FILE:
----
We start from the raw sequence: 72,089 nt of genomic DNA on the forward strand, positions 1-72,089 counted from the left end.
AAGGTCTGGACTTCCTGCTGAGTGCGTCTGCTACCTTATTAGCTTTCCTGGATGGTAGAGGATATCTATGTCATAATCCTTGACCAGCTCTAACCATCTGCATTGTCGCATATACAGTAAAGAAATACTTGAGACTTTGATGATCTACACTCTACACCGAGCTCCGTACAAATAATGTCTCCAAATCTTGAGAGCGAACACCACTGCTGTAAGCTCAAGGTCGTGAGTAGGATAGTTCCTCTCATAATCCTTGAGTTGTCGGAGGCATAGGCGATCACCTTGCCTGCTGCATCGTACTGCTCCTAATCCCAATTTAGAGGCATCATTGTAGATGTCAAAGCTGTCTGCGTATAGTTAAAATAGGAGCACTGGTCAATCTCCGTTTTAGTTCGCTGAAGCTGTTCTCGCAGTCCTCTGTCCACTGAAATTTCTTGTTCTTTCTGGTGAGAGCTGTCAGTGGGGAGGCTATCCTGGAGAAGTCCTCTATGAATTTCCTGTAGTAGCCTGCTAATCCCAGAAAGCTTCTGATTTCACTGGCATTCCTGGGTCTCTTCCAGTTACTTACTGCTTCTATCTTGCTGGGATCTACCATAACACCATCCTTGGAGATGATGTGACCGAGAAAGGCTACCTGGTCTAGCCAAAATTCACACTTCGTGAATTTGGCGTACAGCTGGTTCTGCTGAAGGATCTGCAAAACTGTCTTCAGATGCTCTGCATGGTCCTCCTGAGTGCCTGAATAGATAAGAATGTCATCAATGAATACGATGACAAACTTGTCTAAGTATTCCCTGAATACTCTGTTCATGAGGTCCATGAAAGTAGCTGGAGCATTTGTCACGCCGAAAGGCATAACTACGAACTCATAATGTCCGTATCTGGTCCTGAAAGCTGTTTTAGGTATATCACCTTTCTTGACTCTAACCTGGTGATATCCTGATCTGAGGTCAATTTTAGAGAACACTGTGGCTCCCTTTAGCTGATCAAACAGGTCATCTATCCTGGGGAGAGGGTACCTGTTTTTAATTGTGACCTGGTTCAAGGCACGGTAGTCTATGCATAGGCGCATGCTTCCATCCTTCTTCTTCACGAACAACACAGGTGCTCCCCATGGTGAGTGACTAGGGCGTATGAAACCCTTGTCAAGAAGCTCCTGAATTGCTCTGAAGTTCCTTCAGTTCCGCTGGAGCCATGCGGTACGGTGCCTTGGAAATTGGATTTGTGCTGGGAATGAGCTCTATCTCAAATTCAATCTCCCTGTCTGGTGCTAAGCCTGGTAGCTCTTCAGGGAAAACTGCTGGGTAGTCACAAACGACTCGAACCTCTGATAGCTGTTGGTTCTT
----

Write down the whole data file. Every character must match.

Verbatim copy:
We start from the raw sequence: 72,089 nt of genomic DNA on the forward strand, positions 1-72,089 counted from the left end.
AAGGTCTGGACTTCCTGCTGAGTGCGTCTGCTACCTTATTAGCTTTCCTGGATGGTAGAGGATATCTATGTCATAATCCTTGACCAGCTCTAACCATCTGCATTGTCGCATATACAGTAAAGAAATACTTGAGACTTTGATGATCTACACTCTACACCGAGCTCCGTACAAATAATGTCTCCAAATCTTGAGAGCGAACACCACTGCTGTAAGCTCAAGGTCGTGAGTAGGATAGTTCCTCTCATAATCCTTGAGTTGTCGGAGGCATAGGCGATCACCTTGCCTGCTGCATCGTACTGCTCCTAATCCCAATTTAGAGGCATCATTGTAGATGTCAAAGCTGTCTGCGTATAGTTAAAATAGGAGCACTGGTCAATCTCCGTTTTAGTTCGCTGAAGCTGTTCTCGCAGTCCTCTGTCCACTGAAATTTCTTGTTCTTTCTGGTGAGAGCTGTCAGTGGGGAGGCTATCCTGGAGAAGTCCTCTATGAATTTCCTGTAGTAGCCTGCTAATCCCAGAAAGCTTCTGATTTCACTGGCATTCCTGGGTCTCTTCCAGTTACTTACTGCTTCTATCTTGCTGGGATCTACCATAACACCATCCTTGGAGATGATGTGACCGAGAAAGGCTACCTGGTCTAGCCAAAATTCACACTTCGTGAATTTGGCGTACAGCTGGTTCTGCTGAAGGATCTGCAAAACTGTCTTCAGATGCTCTGCATGGTCCTCCTGAGTGCCTGAATAGATAAGAATGTCATCAATGAATACGATGACAAACTTGTCTAAGTATTCCCTGAATACTCTGTTCATGAGGTCCATGAAAGTAGCTGGAGCATTTGTCACGCCGAAAGGCATAACTACGAACTCATAATGTCCGTATCTGGTCCTGAAAGCTGTTTTAGGTATATCACCTTTCTTGACTCTAACCTGGTGATATCCTGATCTGAGGTCAATTTTAGAGAACACTGTGGCTCCCTTTAGCTGATCAAACAGGTCATCTATCCTGGGGAGAGGGTACCTGTTTTTAATTGTGACCTGGTTCAAGGCACGGTAGTCTATGCATAGGCGCATGCTTCCATCCTTCTTCTTCACGAACAACACAGGTGCTCCCCATGGTGAGTGACTAGGGCGTATGAAACCCTTGTCAAGAAGCTCCTGAATTGCTCTGAAGTTCCTTCAGTTCCGCTGGAGCCATGCGGTACGGTGCCTTGGAAATTGGATTTGTGCTGGGAATGAGCTCTATCTCAAATTCAATCTCCCTGTCTGGTGCTAAGCCTGGTAGCTCTTCAGGGAAAACTGCTGGGTAGTCACAAACGACTCGAACCTCTGATAGCTGTTGGTTCTT